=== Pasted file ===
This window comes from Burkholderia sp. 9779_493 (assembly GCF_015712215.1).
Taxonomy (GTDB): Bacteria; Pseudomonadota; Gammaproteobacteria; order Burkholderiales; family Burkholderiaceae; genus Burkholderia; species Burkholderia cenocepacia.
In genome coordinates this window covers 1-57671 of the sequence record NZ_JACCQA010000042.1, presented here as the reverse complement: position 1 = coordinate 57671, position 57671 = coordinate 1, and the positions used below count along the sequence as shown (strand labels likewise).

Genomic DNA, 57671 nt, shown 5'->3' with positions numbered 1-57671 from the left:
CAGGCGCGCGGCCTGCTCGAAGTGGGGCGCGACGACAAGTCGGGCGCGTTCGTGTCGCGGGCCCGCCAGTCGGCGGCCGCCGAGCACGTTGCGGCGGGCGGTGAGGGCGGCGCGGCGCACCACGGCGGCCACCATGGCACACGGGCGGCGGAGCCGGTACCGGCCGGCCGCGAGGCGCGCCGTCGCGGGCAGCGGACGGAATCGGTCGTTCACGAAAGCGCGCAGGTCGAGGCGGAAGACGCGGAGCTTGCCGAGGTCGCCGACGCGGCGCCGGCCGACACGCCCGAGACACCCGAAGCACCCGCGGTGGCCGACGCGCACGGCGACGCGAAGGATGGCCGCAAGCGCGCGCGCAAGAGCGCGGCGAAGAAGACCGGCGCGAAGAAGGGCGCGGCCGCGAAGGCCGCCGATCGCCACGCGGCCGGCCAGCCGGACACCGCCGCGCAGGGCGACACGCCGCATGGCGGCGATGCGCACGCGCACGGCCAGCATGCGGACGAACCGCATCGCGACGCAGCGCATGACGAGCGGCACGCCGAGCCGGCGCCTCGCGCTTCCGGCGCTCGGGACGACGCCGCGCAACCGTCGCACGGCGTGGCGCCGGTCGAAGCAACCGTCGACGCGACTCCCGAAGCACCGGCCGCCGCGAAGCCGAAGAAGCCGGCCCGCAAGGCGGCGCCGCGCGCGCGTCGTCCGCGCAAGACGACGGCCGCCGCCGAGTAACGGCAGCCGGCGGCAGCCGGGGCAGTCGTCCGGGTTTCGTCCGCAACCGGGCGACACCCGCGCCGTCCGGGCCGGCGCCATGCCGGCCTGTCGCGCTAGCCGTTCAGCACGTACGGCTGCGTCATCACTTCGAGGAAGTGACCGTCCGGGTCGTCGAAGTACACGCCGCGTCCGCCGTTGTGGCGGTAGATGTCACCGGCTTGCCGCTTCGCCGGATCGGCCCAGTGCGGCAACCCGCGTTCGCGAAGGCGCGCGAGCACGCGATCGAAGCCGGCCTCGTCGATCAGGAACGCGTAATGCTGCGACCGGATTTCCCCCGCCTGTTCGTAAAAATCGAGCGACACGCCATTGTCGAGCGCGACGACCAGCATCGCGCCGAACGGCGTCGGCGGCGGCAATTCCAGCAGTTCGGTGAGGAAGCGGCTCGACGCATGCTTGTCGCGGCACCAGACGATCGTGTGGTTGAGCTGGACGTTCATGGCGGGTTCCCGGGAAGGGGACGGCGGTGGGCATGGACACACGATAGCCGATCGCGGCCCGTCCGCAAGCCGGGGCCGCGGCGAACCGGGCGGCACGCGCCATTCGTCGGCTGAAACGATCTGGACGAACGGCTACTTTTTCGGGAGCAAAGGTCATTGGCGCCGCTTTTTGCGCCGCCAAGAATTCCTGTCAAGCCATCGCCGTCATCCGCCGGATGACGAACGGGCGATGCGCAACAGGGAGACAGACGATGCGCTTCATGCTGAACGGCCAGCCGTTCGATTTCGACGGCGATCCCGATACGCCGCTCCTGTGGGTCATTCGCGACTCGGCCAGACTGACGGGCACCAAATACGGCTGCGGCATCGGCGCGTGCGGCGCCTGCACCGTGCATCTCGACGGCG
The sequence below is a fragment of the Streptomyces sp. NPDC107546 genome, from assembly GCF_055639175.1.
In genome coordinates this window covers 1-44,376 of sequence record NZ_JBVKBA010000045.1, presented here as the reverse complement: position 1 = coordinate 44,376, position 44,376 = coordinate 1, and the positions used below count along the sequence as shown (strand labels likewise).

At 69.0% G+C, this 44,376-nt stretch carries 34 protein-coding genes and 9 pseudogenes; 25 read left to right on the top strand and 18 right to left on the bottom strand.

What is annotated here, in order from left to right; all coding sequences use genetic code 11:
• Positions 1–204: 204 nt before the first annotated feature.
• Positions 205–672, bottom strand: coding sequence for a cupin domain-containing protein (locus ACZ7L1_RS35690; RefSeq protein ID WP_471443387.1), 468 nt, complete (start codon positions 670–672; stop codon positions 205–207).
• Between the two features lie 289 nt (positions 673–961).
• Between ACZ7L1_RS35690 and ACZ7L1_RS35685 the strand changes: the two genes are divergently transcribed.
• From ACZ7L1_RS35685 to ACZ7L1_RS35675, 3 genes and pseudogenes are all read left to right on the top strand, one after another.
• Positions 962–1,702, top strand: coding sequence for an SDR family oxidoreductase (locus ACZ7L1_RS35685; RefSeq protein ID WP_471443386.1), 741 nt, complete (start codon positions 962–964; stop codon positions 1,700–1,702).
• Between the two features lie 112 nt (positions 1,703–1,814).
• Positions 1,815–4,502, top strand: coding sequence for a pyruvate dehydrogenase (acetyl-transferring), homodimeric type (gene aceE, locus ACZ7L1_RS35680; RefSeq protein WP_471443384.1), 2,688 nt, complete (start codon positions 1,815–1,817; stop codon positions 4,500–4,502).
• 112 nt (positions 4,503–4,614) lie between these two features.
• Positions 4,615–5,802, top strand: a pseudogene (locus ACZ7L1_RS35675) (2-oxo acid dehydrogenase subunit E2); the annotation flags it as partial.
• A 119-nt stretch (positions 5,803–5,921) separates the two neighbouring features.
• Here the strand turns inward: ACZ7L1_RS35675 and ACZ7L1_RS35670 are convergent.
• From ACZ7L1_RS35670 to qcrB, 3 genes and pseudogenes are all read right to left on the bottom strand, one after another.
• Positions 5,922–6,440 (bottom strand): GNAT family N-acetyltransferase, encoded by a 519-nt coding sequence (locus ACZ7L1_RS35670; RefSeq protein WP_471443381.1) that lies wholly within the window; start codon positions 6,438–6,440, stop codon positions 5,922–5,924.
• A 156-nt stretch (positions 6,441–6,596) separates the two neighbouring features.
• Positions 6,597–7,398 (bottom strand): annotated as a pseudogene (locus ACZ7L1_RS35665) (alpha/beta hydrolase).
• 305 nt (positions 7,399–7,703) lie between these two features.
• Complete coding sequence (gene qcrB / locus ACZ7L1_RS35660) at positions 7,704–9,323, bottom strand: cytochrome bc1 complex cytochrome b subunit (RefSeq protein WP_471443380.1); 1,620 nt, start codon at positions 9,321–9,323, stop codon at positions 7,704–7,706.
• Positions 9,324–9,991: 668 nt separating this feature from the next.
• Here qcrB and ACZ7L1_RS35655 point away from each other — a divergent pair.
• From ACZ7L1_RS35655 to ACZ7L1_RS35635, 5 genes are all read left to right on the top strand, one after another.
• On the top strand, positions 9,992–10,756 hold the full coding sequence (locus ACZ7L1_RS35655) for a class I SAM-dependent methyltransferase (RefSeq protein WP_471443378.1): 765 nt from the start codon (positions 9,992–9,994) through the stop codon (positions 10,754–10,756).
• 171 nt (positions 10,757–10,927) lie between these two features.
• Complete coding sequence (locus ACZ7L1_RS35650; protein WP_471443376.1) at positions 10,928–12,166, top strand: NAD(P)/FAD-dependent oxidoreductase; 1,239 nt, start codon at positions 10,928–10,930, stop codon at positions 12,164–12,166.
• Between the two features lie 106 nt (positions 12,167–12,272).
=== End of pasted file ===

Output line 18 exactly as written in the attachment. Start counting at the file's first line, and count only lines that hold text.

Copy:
• 112 nt (positions 4,503–4,614) lie between these two features.